For eastern Pacific populations of leatherback turtles, the 21st century could be the last. New research suggests that climate change could exacerbate existing threats and nearly wipe out the population.
A new study with NASA participation has sharply reduced previous estimates of how much carbon was emitted into Earth's atmosphere from tropical deforestation in the early 2000s.
The study is the first to give a comprehensive projection for this long perspective, based on observed sea-level rise over the past millennium, as well as on scenarios for future greenhouse-gas emissions.
First analyses of the longest sediment core ever collected on land in the Arctic, published this week in Science, provide dramatic, "astonishing" documentation that intense warm intervals, warmer than scientists thought possible, occurred there over the past 2.8 million years.
The U.S. Fish and Wildlife Service Endangered Species Program has launched a new, web-based interactive map with information about endangered species success in every state.
If global temperatures continue to rise, the Emperor penguins in Terre Adélie, in East Antarctica, may eventually disappear, according to a new study by led by researchers from the Woods Hole Oceanographic Institution (WHOI).
Carbon stored in Arctic tundra could be released into the atmosphere by new trees growing in the warmer region, exacerbating climate change, scientists have revealed.
Climate and Conservation offers a glimpse of climate change beyond images of melting Arctic ice—illustrating that landscapes and seascapes in places like the coastal Caribbean, mountainous eastern Australia, and the Brazilian Amazon are all susceptible to climate related impacts.
How do grasshoppers who are being frightened by spiders affect our ecosystem? In no small measure, say researchers at the Hebrew University of Jerusalem and at Yale University in the US.
Texas A&M University, one of a few select schools that carries the rare designation of being a land grant, sea grant and space grant institution, has several researchers who have identified new marine species.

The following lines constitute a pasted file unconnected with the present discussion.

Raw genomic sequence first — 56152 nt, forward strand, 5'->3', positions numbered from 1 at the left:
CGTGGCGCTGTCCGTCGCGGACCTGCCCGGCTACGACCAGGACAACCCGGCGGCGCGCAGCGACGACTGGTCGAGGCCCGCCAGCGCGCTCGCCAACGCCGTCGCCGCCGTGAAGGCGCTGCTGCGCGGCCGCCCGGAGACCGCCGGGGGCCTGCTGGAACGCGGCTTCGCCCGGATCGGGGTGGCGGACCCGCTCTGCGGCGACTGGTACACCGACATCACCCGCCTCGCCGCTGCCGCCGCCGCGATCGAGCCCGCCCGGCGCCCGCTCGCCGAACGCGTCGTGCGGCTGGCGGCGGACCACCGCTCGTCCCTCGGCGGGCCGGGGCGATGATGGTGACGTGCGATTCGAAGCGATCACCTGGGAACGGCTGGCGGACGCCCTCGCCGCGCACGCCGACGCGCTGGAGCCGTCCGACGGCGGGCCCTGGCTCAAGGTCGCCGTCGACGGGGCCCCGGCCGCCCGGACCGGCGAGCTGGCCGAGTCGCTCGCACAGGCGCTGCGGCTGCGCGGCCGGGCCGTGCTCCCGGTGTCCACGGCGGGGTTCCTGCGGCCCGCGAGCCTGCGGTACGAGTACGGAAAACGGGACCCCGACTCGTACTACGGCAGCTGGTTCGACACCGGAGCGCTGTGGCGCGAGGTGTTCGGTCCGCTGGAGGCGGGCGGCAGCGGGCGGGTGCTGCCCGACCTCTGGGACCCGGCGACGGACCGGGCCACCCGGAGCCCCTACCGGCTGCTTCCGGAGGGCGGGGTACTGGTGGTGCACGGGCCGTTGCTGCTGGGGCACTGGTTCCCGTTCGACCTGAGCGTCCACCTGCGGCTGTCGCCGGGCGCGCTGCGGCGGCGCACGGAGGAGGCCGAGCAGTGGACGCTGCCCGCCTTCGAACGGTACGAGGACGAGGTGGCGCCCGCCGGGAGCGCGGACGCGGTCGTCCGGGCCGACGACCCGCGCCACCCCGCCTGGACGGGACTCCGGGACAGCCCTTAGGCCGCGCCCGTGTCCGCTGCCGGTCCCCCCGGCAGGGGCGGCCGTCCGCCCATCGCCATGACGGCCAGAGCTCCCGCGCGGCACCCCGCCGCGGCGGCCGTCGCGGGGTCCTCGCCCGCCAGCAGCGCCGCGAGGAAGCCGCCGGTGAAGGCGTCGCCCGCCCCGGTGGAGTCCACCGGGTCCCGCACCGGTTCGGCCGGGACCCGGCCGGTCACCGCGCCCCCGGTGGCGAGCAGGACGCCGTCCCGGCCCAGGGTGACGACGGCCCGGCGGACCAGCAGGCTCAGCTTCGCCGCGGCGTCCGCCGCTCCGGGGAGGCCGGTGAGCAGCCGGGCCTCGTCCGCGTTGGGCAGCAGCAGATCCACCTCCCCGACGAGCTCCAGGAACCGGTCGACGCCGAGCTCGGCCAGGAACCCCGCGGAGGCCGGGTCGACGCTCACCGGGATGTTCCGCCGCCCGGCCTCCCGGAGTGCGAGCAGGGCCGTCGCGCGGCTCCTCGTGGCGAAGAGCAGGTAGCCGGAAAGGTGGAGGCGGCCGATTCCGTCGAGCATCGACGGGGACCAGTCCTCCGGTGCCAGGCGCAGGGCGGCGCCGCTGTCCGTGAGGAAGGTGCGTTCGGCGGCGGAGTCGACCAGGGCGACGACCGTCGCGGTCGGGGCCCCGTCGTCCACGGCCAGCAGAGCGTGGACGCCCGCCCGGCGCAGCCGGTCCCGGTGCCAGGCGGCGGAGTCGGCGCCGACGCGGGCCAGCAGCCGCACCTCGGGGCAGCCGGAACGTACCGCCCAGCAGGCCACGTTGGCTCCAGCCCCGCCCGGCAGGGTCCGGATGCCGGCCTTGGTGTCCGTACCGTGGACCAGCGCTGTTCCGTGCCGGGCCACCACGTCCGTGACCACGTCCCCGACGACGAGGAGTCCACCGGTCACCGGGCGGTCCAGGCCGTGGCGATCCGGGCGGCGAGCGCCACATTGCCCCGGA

The hidden impact of sea-level rise: current projections may be underestimating the consequences of global climate change on habitat loss.
A Texas Tech University climate scientist said climate change is widely expected to disrupt future fire patterns around the world, with some regions, such as the western United States, seeing more frequent fires within the next 30 years.
The recent completion of a $52 million project to rid Roxana Marsh of contaminated sediment will speed the recovery of Indiana’s Grand Calumet River, marking a step forward for one of the Great Lakes’ most complex Area of Concern cleanups.
The oceans have warmed in the past 50 years, but not by natural events alone. New research shows that the observed ocean warming over the last 50 years is consistent with climate models only if the models include the impacts of observed increases in greenhouse gas during the 20th century.
Communities of microbial organisms -- species such as nematodes, protists and fungi -- on beaches along the Gulf of Mexico changed significantly following the Deepwater Horizon oil spill in April 2010, research from the University of New Hampshire’s Hubbard Center for Genome Studies (HCGS) and partners found.
CAS DataLoggers recently provided the data-logging solution for an environmental organization monitoring an outbreak of algal blooms in a major river.
Twenty years after the Earth Summit in Rio de Janeiro, 17 prominent ecologists are calling for renewed international efforts to curb the loss of biological diversity, which is compromising nature's ability to provide goods and services essential for human well-being.
A group of scientists from around the world is warning that population growth, widespread destruction of natural ecosystems, and climate change may be driving Earth toward an irreversible change in the biosphere, a planet-wide tipping point that would have destructive consequences absent adequate preparation and mitigation.
For decades, oceanographers have collected water samples from the surface of the ocean in order to record how much plastic debris currently litters the waters. But a new study asserts that surface collection alone is insufficient because high winds have a tremendous impact on the buoyancy of the plastic debris.
In cities, the presence of algae, lichens, and mosses is not considered desirable and they are often removed from roofs and walls. It is, however, totally unfair to consider these cryptogamic covers, as the flat growths are referred to in scientific terms, just a nuisance.